In the USA, in August 2019, Business Roundtable announced the release of a new Statement on the Purpose of a Corporation, which was signed by 181 CEOs from leading organisations.

Their pledge was to

  • Deliver value to their customers.
  • Invest in their employees.
  • Deal fairly and ethically with their suppliers.
  • Support the communities in which they work.
  • Generate long-term value for shareholders.

Lofty statements indeed. And to see these pledges delivered will require the proactive buy-in of many of those groups. However, in reality, engaged employees number just 31%, according to Gallup. Other studies show a decline in mental health and job security and an increase in the global deterioration of the environment.

So, how can leaders turn these great intentions into concrete action?

Why should we bother at all? Let’s turn to physics to look for a good explanation and for an opportunity for all of us as individuals.

I’m always impressed by how a rendition of “Dancing Queen” by Abba, or some other classic, “Respect” by Aretha Franklin for example, often sees a dance floor fill with people willing to throw off their inhibitions and gyrate enthusiastically in front of others. If you’re a little younger, you may remember just how mesmerising “Can’t Get You Out of My Head” by Kylie Minogue was.

What science tells us and what it doesn’t

There are some pure physics at play here, of course. Sound propagates through a medium, such as air, water, or solids. The sound waves are generated by a sound source, such as the vibrating diaphragm of a stereo speaker. The sound source creates vibrations in the surrounding medium. As the source continues to vibrate the medium, the vibrations propagate away from the source at the speed of sound, thus forming the sound wave.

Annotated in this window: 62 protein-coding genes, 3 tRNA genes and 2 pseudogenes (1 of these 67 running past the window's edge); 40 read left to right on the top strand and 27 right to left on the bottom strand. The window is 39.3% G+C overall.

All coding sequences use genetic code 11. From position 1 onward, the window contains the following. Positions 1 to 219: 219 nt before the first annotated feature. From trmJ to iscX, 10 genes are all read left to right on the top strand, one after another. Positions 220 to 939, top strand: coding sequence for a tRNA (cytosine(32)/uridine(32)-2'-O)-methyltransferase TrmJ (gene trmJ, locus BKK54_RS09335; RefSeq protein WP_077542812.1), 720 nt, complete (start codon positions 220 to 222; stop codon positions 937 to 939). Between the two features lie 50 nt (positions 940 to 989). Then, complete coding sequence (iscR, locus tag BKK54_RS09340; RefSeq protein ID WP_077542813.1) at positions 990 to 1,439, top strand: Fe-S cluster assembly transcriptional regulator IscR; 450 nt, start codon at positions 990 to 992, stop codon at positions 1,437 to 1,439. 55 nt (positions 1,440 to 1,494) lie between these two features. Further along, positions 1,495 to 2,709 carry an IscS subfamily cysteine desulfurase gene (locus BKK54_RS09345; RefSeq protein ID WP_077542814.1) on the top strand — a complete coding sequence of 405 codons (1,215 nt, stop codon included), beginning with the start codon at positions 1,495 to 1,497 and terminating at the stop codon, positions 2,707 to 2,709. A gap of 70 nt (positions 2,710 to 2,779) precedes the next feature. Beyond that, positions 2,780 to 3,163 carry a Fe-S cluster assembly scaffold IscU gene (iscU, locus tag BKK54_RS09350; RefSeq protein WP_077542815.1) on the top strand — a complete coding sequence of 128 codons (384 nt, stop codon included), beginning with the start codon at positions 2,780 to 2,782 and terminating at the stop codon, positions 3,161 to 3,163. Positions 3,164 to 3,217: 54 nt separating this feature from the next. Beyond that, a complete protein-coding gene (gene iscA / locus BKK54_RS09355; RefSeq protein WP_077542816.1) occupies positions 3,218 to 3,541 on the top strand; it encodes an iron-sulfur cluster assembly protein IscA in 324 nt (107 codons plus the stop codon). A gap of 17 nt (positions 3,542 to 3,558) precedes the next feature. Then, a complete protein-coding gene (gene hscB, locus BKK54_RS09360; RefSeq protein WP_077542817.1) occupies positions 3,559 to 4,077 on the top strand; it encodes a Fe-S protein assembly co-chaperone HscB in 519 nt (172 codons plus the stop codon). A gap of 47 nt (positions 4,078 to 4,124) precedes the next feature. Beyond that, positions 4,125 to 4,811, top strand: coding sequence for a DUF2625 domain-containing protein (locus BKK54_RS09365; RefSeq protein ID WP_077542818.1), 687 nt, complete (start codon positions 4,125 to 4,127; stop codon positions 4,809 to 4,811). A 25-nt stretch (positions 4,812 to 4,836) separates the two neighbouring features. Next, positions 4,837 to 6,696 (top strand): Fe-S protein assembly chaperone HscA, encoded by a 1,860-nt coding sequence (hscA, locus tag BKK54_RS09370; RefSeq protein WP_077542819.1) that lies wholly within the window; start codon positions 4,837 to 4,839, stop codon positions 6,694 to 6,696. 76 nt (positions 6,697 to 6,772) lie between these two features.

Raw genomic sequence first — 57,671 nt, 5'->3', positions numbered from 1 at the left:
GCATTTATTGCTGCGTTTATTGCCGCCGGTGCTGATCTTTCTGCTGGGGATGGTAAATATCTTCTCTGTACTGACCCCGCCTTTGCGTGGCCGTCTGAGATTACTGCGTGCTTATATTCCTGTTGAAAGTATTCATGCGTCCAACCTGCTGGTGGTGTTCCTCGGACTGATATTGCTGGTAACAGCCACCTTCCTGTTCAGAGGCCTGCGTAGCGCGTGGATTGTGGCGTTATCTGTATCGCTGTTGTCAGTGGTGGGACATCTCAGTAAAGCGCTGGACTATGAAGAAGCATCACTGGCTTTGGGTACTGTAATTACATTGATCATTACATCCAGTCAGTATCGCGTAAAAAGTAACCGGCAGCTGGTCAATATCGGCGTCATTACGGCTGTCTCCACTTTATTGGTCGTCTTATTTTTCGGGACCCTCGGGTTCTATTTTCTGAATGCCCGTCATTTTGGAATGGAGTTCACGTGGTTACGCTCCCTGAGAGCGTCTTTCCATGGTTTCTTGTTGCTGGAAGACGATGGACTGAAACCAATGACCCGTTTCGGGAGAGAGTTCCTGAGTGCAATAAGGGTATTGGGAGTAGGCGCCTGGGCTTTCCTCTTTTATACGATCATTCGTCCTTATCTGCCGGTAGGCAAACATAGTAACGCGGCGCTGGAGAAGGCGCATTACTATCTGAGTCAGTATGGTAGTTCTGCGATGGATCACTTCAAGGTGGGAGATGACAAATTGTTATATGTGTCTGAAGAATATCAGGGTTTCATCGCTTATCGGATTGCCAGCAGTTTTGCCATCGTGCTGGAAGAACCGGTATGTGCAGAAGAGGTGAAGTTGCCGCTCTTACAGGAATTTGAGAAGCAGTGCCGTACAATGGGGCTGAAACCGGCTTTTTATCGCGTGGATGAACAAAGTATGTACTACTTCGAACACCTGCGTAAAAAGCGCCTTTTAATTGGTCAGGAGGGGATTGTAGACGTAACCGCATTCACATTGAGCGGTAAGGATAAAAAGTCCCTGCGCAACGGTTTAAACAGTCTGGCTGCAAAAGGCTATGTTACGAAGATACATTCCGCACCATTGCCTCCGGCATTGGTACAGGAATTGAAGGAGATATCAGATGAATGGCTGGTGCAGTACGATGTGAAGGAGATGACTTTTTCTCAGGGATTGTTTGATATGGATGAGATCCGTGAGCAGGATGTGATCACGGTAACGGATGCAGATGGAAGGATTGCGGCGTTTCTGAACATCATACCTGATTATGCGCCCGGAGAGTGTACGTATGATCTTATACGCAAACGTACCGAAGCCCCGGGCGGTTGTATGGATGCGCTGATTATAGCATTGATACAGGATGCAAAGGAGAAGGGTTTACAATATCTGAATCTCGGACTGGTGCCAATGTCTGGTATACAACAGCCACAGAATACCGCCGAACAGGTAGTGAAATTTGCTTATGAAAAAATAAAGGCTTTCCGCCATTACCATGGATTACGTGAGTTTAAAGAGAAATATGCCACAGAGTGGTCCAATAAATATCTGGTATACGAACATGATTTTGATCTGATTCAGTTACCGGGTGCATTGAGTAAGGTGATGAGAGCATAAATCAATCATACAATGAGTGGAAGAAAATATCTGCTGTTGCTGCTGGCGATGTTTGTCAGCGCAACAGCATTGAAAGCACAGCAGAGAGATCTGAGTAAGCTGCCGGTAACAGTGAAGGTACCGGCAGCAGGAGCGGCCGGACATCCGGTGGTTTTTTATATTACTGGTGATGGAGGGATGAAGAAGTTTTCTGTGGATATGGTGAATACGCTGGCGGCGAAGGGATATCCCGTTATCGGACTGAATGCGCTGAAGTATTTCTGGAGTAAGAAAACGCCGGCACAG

So, our brains receive the sound via a sound wave. But why do we dance? There is another variable here that we can’t make so tangible. We dance because the vibration of the music inspires many of us to get up and boogie. This is more than simply the physics of a sound wave. There is optimism, joy, feeling, freedom, sexuality—all this is communicated from the heart and soul of four Swedish musician-song writers (in the case of Abba). But this connection repeats each time we hear the same recording – unless we hear it at a funeral, where the reaction might be different.

When we create our Edinburgh productions, the annual Big Bite-Size Breakfast Show, it all starts with 15 short play scripts. Each one is 6-10 pages long—that’s all. Words on a page. Black and white. The team must turn these words into living, breathing, believable stories with a narrative drive that keeps everyone fully engaged, including the actors, stage managers, technical operators, and the event hosts (we serve 250 people a day at breakfast). Everything comes together, creating moments that at its best has had people shouting out and cheering loudly with joy at end of a performance.

Even when we look back at the pure physics, when the sound of a musical instrument is played near liquid, or sand on a flat surface, patterns emerge in the liquid that are either harmonious or discordant, depending on the sound qualities.


Something that one person or group of people creates can communicate with many others simply through the vibration that it sends to other people. We can’t really observe or measure the physical cause and effect, but somehow, magic happens.

Good vibrations for younger people

So, what does this have to do with business? Well, we’re living in extraordinary times. According to Campaign Monitor, by 2020, Gen Z is expected to account for 40% of all customers. Even more astounding, one US expert says, “Generation Z is one of the most powerful consumer forces in the market today. Their buying power in the US is $44 billion and expands to $600 billion when considering the influence they have on their parents’ spending.” And they’re likely not so excited by Aretha, Abba, or Kylie, for that matter.